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“Only buy something that you’d be perfectly happy to hold if the market shut down for 10 years.”

— Warren Buffett

The Warren Buffett investment philosophy calls for a long-term investment horizon, where a decade-long holding period, or even longer, would fit right into the strategy. How would such a strategy have worked out for an investment into Occidental Petroleum Corp (NYSE: OXY)? Today, we examine the outcome of a decade-long investment into the stock back in 2013.

Start date: 07/22/2013


End date: 07/20/2023
Start price/share: $88.11
End price/share: $60.46
Starting shares: 113.49
Ending shares: 163.60
Dividends reinvested/share: $21.04
Total return: -1.09%
Average annual return: -0.11%
Starting investment: $10,000.00
Ending investment: $9,890.54

The above analysis shows the decade-long investment result worked out poorly, with an annualized rate of return of -0.11%. This would have turned a $10K investment made 10 years ago into $9,890.54 today (as of 07/20/2023). On a total return basis, that’s a result of -1.09% (something to think about: how might OXY shares perform over the next 10 years?). [These numbers were computed with the Dividend Channel DRIP Returns Calculator.]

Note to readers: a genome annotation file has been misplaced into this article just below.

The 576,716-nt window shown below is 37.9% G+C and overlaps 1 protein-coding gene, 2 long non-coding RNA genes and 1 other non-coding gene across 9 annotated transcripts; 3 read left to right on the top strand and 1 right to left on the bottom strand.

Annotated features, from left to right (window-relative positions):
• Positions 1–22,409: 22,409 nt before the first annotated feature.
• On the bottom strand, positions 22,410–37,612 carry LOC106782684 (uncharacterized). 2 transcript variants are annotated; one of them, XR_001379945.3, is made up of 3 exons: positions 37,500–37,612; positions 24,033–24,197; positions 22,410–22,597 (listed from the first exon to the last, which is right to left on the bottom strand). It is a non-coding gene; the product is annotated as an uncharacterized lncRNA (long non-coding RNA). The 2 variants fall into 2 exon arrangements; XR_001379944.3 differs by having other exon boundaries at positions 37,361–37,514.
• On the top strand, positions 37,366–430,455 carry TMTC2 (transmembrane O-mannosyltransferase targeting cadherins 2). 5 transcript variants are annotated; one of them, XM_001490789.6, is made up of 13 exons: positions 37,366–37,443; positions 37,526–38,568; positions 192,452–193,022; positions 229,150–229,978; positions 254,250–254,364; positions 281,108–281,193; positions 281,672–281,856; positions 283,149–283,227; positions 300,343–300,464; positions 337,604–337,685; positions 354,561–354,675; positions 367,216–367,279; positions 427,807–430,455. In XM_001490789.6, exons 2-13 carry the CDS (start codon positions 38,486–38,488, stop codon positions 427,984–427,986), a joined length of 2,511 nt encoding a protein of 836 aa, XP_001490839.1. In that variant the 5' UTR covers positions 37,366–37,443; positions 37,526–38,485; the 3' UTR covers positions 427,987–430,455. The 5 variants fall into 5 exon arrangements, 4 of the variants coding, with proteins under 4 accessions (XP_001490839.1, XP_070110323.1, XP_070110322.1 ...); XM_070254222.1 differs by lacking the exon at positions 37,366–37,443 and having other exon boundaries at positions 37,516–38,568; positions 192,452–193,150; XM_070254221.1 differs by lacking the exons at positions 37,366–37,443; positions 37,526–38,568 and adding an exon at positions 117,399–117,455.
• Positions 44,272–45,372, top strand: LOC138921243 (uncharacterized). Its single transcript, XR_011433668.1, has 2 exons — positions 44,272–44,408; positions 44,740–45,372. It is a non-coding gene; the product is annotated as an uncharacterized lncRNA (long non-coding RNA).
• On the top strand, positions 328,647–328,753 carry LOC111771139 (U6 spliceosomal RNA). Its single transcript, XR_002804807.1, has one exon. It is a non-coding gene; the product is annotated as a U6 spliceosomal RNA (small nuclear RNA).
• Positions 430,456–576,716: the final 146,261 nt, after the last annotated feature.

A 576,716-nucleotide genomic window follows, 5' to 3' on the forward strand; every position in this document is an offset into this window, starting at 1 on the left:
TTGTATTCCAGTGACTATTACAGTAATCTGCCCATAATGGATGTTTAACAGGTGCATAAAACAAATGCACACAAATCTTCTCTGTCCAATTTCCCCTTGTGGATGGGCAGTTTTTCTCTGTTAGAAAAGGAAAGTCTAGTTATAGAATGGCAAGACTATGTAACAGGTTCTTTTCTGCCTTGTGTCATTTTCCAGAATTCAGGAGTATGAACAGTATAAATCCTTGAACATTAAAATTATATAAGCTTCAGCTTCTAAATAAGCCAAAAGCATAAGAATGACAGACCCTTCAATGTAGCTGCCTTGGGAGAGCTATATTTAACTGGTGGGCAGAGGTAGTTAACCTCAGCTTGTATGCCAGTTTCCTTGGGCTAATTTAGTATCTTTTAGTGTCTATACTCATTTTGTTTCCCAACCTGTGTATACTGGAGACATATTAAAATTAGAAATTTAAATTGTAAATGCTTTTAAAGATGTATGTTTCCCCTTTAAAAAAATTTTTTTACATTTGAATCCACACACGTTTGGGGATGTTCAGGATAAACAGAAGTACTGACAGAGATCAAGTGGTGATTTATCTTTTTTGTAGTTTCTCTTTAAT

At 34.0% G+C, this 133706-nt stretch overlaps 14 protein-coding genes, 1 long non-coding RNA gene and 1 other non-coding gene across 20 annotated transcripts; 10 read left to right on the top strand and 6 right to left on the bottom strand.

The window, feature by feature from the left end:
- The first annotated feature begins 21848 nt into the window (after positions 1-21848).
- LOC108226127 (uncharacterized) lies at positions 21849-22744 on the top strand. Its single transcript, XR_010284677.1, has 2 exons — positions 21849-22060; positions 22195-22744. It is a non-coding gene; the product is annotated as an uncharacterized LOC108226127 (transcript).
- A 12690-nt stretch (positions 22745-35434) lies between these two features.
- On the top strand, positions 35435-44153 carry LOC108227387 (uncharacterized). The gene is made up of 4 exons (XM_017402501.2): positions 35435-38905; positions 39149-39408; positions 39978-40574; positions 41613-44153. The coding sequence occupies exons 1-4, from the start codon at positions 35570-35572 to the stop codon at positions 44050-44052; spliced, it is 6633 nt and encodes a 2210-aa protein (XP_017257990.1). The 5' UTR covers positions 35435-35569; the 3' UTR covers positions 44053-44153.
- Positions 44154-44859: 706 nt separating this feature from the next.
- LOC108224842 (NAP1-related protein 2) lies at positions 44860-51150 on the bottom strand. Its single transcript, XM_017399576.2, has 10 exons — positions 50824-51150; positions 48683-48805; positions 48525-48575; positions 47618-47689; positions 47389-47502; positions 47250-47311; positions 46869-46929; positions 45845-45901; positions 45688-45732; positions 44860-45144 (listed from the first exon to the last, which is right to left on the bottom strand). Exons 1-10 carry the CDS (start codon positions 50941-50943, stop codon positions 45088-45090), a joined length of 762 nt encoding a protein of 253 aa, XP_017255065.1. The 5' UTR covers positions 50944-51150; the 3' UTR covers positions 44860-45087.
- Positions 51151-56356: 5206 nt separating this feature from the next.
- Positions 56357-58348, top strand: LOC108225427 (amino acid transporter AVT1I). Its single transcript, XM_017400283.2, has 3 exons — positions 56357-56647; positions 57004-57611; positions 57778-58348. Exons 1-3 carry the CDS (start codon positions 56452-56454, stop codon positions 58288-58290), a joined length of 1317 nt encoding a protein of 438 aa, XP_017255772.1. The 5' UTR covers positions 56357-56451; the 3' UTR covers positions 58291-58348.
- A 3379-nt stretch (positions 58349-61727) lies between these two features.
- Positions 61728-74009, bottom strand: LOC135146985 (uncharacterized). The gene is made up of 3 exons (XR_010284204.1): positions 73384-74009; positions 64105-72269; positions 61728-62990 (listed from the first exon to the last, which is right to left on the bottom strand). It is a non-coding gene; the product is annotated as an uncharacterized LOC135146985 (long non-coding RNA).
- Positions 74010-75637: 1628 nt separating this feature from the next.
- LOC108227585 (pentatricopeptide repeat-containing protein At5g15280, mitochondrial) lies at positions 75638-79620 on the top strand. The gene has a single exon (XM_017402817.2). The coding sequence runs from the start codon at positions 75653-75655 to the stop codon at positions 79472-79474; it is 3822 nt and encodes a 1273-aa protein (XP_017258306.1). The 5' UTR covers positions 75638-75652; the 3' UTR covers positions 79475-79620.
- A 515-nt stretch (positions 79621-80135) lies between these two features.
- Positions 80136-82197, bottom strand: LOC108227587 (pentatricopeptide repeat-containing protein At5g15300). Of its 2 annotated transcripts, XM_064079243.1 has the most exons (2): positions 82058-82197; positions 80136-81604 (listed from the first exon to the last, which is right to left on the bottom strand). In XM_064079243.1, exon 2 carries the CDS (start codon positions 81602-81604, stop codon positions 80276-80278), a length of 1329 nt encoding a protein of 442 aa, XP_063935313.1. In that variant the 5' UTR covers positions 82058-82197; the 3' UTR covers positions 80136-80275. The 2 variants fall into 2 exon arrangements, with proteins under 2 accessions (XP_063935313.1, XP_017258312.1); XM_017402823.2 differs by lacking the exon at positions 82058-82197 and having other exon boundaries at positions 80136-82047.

Notice that Occidental Petroleum Corp paid investors a total of $21.04/share in dividends over the 10 holding period, marking a second component of the total return beyond share price change alone. Much like watering a tree, reinvesting dividends can help an investment to grow over time — for the above calculations we assume dividend reinvestment (and for this exercise the closing price on ex-date is used for the reinvestment of a given dividend).

Based upon the most recent annualized dividend rate of .72/share, we calculate that OXY has a current yield of approximately 1.19%. Another interesting datapoint we can examine is ‘yield on cost’ — in other words, we can express the current annualized dividend of .72 against the original $88.11/share purchase price. This works out to a yield on cost of 1.35%.

One more investment quote to leave you with:
“History provides a crucial insight regarding market crises: they are inevitable, painful and ultimately surmountable.” — Shelby Davis